- ADHD has been identified as one of the most heritable of all the mental disorders.
- Twin studies in childhood consistently report a 70-80% heritability rate.
- Diagnosis of ADHD is increasingly prevalent in our childhood population.
- As a result of their children being diagnosed, more and more adults are being screened for ADHD.
Who did these adults inherit ADHD from? Their parents! Just as there is a growing adult population being diagnosed with ADHD, there is also a less noticed, but just as affected, group of seniors who are also being diagnosed with ADHD.
If life was different when us adults were kids, life was VERY different when our parents were growing up. As life slows down for them, because of health, retirement, and other factors, seniors with ADHD can struggle with feelings of restlessness, become more inattentive, and tend to feel more irritable.
Dr. Kathleen Nadeau has formally interviewed 50 seniors with ADHD to learn about their experience. You can read more in her Article, Exploring ADHD After 60. In my own practice I have informally interviewed close to a hundred seniors who struggle with challenges of an attention disorder.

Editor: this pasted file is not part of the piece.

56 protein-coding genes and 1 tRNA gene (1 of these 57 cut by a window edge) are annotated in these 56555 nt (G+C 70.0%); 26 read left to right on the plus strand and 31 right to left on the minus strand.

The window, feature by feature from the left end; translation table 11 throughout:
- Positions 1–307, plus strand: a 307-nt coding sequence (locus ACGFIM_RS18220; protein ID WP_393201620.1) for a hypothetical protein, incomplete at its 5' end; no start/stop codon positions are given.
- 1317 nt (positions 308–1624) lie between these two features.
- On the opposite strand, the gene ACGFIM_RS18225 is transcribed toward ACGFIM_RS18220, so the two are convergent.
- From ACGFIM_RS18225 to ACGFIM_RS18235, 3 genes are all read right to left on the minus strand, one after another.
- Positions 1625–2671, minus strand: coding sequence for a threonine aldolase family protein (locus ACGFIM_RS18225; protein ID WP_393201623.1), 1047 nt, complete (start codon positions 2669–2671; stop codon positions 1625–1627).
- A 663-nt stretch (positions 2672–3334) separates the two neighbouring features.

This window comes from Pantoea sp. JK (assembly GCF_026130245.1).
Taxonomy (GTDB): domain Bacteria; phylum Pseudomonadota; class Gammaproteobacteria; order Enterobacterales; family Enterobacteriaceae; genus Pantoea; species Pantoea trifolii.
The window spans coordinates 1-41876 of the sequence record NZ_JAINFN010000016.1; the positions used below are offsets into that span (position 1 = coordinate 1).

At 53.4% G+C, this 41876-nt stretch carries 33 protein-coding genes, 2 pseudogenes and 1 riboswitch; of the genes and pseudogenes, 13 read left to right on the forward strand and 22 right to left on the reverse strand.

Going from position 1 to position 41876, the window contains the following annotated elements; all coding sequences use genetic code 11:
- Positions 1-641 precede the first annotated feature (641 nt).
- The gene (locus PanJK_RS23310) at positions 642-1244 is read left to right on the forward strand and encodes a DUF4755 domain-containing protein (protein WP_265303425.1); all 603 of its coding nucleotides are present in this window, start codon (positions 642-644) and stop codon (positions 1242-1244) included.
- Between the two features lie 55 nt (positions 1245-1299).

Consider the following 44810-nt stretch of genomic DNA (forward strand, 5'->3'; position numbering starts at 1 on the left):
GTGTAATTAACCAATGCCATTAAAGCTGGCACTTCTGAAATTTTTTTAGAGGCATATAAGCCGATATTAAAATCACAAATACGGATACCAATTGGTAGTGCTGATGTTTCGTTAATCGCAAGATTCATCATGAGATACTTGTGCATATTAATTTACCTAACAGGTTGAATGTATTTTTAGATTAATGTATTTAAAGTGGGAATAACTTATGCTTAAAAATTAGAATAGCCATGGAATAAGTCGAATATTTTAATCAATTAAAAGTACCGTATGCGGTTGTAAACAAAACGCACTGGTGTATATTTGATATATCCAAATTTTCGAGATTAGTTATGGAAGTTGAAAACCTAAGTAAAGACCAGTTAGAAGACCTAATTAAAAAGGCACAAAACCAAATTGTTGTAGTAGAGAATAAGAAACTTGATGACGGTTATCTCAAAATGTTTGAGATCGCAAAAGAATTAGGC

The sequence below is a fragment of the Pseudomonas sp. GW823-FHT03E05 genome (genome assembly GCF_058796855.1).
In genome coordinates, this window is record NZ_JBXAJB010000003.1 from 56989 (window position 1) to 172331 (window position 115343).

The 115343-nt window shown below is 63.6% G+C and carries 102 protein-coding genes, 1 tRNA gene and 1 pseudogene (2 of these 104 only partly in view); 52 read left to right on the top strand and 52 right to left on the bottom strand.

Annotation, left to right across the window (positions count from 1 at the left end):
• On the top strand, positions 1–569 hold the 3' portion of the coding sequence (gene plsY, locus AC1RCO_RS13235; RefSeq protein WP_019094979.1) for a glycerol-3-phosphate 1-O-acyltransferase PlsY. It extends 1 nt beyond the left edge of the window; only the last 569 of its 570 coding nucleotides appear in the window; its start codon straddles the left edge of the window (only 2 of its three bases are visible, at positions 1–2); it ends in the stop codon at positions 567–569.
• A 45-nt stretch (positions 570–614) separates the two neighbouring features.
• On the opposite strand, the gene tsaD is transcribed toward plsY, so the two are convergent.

Many seniors come to recognize their own symptoms as their kids and grandkids are getting diagnosed and treated for ADHD. They are intrigued to learn about how ADHD impacts their children and grandkids differently than it did them while they were growing up. They are reflective about how differences in the education, family, and social environment impact symptoms of ADHD. Not surprisingly, they are often critical of the impact of video games. I’ve yet to meet a senior who “gets” how attractive it is to sit and have your attention captured by play video games for hours.
In regards to treatment, I have found that women with ADHD who are older are more interested to pursue the option of medication to quell some of the inattention, restlessness, and emotional dysregulation. Men tend to be more cantankerous and have the “pull yourself up by your bootstraps” mentality. Although some with illnesses or injuries that have made it impossible for them to stay active seem to struggle with more symptoms and are open to medication. Imagine feeling physically hyperactive but being unable to be active. Ugh!
It’s important, as Dr. Nadeau emphasized, that research start to investigate the impact of ADHD on our senior population. The people who are adults now and have ADHD will soon be among the senior population. Having insight into how symptoms progress as we age and what forms of treatment are most effective can help them live a longer and happier life. A recent study out of Taiwan has found that adults with ADHD were 3.4 times more likely to develop dementia than control subjects. Other studies have also suggested a connection between ADHD and dementia and other brain disorders in the senior population. Of course, many people with ADHD will die of old age. Or attempting a final act of daring and risky behavior- just for the thrill of it!!